Logan Howard

The University will open the Yale Jackson School for Global Affairs in 2022, marking the first time in history it has named a constituent school after a living donor.

Approved by the Yale Corporation this past weekend, the Yale Jackson School of Global Affairs, which will be developed out of the Jackson Institute for Global Affairs, will be the University’s 13th professional school. In 2009, ex-pharmaceutical businessman and philanthropist John Jackson ’67 and his wife, Susan, donated $50 million to establish the Jackson Institute under the condition that Yale consider transforming it into a standalone school 10 years later. Following a recommendation by the Provost’s Advisory Committee last November to create “an intentionally small school [of Global Affairs], with a focused mission and close interaction among faculty, fellows, and students,” University President Peter Salovey and Provost Benjamin Polak have solicited input from faculty members, administrators and alumni in town halls and meetings regarding the viability of such a school in the past five months.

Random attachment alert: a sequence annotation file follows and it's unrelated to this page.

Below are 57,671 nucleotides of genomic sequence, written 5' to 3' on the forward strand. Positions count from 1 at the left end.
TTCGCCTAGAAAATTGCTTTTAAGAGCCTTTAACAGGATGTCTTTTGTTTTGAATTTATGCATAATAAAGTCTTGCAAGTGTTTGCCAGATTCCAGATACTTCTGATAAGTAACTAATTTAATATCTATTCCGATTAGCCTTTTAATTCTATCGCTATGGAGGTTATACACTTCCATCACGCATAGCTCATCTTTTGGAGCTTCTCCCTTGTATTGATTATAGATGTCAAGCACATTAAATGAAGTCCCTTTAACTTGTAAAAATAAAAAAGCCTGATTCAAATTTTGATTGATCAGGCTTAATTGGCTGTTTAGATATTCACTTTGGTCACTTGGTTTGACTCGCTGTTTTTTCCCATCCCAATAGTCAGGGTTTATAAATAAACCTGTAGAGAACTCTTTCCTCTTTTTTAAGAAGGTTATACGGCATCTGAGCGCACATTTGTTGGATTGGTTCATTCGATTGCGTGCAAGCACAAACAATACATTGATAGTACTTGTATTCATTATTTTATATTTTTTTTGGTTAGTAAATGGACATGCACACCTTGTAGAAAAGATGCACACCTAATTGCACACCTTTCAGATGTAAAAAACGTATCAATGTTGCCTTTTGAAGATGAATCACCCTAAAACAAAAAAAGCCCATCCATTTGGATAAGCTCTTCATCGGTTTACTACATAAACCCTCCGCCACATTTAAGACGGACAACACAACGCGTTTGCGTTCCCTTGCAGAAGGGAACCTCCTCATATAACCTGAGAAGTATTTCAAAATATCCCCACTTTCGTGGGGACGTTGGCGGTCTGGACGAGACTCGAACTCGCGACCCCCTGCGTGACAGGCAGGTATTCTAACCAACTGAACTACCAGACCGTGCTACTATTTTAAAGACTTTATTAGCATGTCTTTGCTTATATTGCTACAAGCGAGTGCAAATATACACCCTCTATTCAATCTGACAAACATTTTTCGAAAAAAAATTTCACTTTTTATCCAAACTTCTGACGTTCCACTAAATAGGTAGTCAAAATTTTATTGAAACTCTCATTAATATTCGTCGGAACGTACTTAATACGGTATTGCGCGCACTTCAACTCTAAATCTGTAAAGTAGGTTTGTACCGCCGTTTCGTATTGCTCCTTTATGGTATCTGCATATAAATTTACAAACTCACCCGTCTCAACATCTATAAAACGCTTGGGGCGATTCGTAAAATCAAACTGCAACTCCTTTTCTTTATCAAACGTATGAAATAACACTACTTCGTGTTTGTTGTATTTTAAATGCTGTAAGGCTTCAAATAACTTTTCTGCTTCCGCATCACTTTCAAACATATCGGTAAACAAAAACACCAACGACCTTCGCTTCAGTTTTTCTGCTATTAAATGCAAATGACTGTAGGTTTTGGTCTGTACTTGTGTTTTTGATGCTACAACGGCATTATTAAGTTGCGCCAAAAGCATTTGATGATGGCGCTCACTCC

According to Polak, Yale will raise the additional $200 million needed for the school and start recruiting Jackson School faculty members in the next two years. Because many alumni are enthusiastic about creating the Jackson School, the University will have “no trouble raising the funds we need,” Polak said.

“This is a great opportunity for the University to take its intellectual resources and have an impact on major world problems: war, peace, trade [and] development,” Vice President for Global Strategy Pericles Lewis told the News. “[Director of the Jackson Institute Jim Levinsohn] has been leading a terrific institution for nine years now and educating the students well, but this is going to take [the institute] to a totally different level because we would be able to staff it with top faculty as well as leading practitioners.”